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  • Miranda Kohout

Shortcake Biscuits

Updated: May 23, 2019


How YOU doin'?

Growing up, my idea of strawberry shortcake involved those very spongy sponge cakes sold in the produce department right next to the strawberries, and whipped cream from a can. Now, those things don't even merit the affection brought on by nostalgia. I whip my own cream - it's so easy - and prefer the more traditional biscuit-style shortcake. As for fruit, whatever is gorgeous and delicious at the moment is my favorite. Strawberry Shortcake is a classic for good reason, but blueberries and peaches are great options when strawberries are no longer at their peak. Regardless of your fruit preference, the Farmer's Market is where you want to do your shortcake shopping, if for no other reason than that is where you will find truly ripe, well-loved produce. Shortcake Biscuits This is a particularly rustic, toothsome sort of shortcake: I use ground oats for nubbiness and flavor. The addition of a few eggs makes for a very tender biscuit. The main thing to know with this, or any sort of biscuit, is to handle the dough gently, and as little as possible. You might note that I like a thinner shortcake biscuit. I love biscuits, but I'm not here for the bread, folks. You are welcome to make yours a bit thicker, but know that this may affect your bake time.


Oats, Old-Fashioned not quick 128g (1 1/3 cups) All-Purpose Flour 725g (5 cups) Baking Powder 45g (3 Tbl) Salt 20g (4 tsp) Lemon Zest 1 each Butter, Cold, Chopped into 1/2" chunks 340g (1 1/2 cups) Half & Half 340g (1 1/2 cups) Eggs , lightly beaten 150g (3 each)

If you'll be baking your shortcakes the same day, preheat your oven to 350°


Grind oats by pulsing a few times in your food processor. This will take 5-7 good pulses. You want the oats well-ground, but not powdery - a little texture is a good thing. Add the flour, baking powder, salt, and lemon zest to the oats in the food processor bowl, and pulse once or twice to combine the ingredients. Scatter the cold butter on top of the dry ingredients, and pulse until none of the butter pieces is larger than a raisin. At this point, you can transfer this mixture to a container and store it in the refrigerator or freezer. Kudos! You now have a handy shortcake mix that will be ready to go whenever your favorite fruit is ripe. Transfer this mixture to a bowl, right out of the fridge or freezer is fine, and make a well in the middle of the dry ingredients. Pour the half & half and the egg into the center of the well, and mix with a rubber spatula until you have a somewhat sticky dough, or until you've combined everything as much as you dare given prior warnings about gentle and infrequent dough handling. Dump this mass onto your lightly floured countertop, and knead it a little if necessary to make a cohesive dough. Pat the dough into a square or rectangle roughly one inch thick. Cut the square or rectangle in half, and stack one half on top of the other. Pat this double-decker dough into a square or rectangle roughly one inch thick. Once more, cut the square or rectangle in half, and stack the halves. Pat the dough until it's an inch thick one last time. Add a little flour to the top of the dough or to your countertop throughout this process to keep the dough from sticking. Be stingy, though - too much flour and your layers won't stick together. Now, here, friends, is my personal biscuit revolution. Any biscuit-maker worth her aluminum-free baking powder will tell you you shouldn't re-use your scraps. You cut out your biscuits with a sharp cutter (straight down, no twisting!) and that's it. You're done. Feed those scraps to the chickens because you will NOT be making a second round of what will be grossly inferior biscuits from those scraps. OR.. cut square biscuits! If you've patted your dough into a reasonably tidy square or rectangle, and you cut squares from that, you will have no scraps. If you insist on all right angles, or your shape is not so tidy, you will end up with some small scrap bits. Bake these and nibble on them, they are the baker's reward for all this hard work. Viva la revolution!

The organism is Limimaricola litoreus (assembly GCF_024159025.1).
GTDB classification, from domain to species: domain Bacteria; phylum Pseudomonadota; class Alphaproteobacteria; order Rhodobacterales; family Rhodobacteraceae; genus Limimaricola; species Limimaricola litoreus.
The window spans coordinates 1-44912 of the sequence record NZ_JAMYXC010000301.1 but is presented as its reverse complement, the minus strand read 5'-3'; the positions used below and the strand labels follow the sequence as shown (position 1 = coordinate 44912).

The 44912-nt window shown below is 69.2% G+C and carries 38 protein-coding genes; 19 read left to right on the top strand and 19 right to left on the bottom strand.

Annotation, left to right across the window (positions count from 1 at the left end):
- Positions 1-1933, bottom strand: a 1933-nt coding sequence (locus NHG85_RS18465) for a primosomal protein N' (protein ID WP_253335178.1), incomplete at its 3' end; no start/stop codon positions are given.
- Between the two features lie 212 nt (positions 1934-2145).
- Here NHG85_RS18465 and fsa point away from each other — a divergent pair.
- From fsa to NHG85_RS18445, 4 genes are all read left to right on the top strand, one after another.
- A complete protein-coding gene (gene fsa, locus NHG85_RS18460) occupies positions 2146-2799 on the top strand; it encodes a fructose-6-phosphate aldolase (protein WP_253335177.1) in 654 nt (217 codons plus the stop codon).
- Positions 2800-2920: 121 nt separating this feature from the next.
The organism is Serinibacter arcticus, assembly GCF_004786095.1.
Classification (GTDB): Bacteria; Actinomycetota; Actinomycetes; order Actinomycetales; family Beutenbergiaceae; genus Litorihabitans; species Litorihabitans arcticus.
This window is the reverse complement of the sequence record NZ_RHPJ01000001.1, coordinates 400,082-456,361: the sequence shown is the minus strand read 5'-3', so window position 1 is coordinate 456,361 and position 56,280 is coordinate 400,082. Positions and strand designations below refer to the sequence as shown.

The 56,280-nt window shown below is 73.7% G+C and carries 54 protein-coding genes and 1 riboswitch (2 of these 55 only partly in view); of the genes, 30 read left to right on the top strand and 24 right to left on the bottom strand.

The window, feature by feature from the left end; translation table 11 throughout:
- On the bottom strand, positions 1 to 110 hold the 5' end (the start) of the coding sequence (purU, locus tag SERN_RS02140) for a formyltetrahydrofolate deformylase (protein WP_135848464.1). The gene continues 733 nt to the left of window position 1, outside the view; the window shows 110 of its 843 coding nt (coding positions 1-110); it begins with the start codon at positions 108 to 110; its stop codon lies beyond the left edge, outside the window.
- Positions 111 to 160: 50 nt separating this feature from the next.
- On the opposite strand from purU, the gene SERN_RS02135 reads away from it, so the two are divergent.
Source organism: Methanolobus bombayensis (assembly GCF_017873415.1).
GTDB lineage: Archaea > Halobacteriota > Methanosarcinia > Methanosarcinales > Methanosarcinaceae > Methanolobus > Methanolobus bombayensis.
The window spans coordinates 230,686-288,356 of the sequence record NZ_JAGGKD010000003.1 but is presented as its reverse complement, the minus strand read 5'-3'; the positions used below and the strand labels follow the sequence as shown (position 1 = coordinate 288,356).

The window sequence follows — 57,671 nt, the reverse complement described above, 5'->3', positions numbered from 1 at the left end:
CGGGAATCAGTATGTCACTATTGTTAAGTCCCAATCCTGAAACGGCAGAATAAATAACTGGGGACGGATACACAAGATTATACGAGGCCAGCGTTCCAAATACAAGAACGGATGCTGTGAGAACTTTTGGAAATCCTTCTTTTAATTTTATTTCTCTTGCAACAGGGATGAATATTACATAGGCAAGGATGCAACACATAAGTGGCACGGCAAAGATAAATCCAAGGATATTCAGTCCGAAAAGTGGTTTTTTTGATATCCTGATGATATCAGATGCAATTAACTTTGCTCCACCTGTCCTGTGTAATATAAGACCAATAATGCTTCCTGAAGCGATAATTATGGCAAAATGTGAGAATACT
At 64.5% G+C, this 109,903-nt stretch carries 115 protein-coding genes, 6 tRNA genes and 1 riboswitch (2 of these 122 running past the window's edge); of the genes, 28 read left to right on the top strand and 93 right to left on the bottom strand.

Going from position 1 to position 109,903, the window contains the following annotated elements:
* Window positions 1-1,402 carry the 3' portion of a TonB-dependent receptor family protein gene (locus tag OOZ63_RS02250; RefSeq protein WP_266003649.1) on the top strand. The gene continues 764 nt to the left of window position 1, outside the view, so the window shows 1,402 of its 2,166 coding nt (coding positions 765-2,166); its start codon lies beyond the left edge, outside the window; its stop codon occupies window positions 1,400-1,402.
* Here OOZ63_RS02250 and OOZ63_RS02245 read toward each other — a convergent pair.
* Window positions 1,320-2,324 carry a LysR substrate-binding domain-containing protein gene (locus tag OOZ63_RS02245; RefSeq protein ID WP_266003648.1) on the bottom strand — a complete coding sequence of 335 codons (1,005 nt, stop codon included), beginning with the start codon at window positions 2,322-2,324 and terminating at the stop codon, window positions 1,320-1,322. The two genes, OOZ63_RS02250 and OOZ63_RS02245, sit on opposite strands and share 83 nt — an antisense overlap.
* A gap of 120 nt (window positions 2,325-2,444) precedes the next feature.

Place your revolutionary shortcake biscuits on a parchment-lined sheet tray. You can now freeze these, and transfer them to a container or bag for later baking, you can store them in the refrigerator for an hour or so, or you can get right to it.


Once you're ready to bake, brush the biscuits with a little half & half, and sprinkle with coarse or raw sugar if you have it, regular granulated sugar if you don't. Bake for 20-25 minutes, turning half-way through the baking time if you know your oven doesn't cook evenly - most don't. The shortcake biscuits will be what we in the biz call "GBD" (Golden Brown Delicious), with crisp-ish edges, and centers that spring back when you poke them gently.


Allow the biscuits to cool, slice them in half, and assemble your shortcakes as you like them.


I have been known to halve this recipe, and use just one egg for the sake of convenience.



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